South Africa's sports minister "categorically" denied on Wednesday that the $10 million paid to former FIFA official Jack Warner in 2008 was a bribe for his help in securing the World Cup.
Fikile Mbalula, however, said he couldn't say what Warner did with the money, which South Africa claims was "above board" and meant for soccer development in the Caribbean region.
What happened to the cash is "another story for investigators ... we don't know," Mbalula said. "We can't account for that."
Mbalula repeated the South African government's denials that the country paid bribes to win the right to host the 2010 tournament, as alleged in indictments from the US Department of Justice. South Africa's former president, Thabo Mbeki, first denied any wrongdoing in the bid process last week.
"We therefore wish to categorically deny that our country and government have bribed anyone to win the rights for the 2010 FIFA World Cup," Mbalula said Wednesday at the headquarters of the South African Football Association.
The Justice Department believes that $10 million was sent by South Africa, through FIFA, to Warner in three wire transfers in 2008 as payback for him and two other then-FIFA executive committee members for backing South Africa in the 2004 vote. South Africa won the World Cup by four votes over Morocco, making the ballots of Warner and his two "co-conspirators" decisive.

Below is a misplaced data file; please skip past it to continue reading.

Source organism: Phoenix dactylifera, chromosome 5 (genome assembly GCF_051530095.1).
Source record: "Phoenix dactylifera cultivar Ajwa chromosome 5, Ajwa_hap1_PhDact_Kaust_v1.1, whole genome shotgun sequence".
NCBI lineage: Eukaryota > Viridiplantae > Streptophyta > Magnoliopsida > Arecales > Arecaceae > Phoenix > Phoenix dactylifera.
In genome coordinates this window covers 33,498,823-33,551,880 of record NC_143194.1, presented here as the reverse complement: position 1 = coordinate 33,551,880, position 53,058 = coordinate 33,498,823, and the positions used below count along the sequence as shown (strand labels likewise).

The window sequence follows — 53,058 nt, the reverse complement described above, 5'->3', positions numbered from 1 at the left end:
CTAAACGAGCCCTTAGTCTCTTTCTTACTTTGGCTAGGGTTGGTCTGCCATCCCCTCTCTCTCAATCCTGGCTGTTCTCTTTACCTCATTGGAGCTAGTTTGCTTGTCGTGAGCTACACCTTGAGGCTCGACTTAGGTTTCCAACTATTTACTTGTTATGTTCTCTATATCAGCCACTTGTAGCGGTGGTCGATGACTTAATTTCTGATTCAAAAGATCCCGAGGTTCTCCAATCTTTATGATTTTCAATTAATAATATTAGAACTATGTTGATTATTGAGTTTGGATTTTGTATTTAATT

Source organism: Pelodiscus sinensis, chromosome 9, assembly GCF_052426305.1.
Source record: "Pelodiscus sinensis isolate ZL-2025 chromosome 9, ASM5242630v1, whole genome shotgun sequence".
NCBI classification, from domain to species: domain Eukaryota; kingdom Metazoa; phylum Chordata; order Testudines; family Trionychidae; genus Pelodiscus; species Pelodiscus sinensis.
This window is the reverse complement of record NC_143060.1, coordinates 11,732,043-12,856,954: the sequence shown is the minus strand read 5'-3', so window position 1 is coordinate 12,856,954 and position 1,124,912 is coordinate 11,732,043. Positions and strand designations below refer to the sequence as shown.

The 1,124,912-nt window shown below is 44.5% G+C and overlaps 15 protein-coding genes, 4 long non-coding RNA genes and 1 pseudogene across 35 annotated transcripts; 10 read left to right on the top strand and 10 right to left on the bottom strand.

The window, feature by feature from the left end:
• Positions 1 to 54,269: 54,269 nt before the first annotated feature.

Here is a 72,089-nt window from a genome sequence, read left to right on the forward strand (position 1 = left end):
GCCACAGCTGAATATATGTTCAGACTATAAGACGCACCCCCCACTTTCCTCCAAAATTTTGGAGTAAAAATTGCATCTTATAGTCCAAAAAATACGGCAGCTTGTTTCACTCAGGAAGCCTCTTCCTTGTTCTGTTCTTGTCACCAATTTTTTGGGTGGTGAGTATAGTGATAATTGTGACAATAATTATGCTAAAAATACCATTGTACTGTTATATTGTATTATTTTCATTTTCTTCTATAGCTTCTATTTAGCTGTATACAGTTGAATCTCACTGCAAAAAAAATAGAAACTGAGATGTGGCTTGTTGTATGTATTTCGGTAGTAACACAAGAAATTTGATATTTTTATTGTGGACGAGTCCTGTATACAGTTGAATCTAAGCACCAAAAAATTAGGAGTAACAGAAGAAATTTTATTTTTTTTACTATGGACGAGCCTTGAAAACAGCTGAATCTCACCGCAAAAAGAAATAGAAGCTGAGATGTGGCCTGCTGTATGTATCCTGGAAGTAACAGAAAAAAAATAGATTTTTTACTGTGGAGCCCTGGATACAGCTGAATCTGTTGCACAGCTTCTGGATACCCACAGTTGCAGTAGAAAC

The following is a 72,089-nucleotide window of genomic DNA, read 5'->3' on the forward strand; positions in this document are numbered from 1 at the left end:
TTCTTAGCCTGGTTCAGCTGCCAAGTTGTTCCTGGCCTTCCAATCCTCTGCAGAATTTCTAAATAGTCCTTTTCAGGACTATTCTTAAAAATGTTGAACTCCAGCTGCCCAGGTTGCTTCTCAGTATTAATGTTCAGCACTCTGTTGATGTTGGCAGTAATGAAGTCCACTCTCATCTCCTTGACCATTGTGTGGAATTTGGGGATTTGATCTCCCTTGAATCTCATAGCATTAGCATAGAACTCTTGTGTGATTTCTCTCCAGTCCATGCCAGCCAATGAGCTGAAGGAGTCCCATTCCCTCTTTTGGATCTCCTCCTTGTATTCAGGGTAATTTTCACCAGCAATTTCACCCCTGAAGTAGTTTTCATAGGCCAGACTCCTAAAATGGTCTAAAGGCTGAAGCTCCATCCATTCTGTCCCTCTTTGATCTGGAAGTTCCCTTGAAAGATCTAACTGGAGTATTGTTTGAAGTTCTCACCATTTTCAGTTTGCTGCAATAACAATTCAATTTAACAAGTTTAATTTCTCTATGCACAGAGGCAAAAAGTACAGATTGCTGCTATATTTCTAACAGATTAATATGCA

Mbalula characterized the $10 million as an "above board payment" to help the game in the Caribbean.
Mbalula also insisted that the South African government had not contradicted itself after the emergence of a leaked letter from then-South African Football Association president Molefi Oliphant in 2008 asking FIFA secretary general Jerome Valcke to send the $10 million to Warner from South Africa's World Cup funds. Oliphant twice specified in the letter that the implicated Warner be in control of the money.
"The letter leaked to the media, we don't know why it was leaked in the first place because that correspondence was above board," Mbalula said, denying it suggested a bribe was paid. "Criminals can explain a bribe very well. I don't know how bribes work."
South African soccer officials, who were meant to attend the briefing, were absent. The South African Football Association had said Tuesday that former World Cup bid and organizing officials would attend, but didn't then explain why they didn't.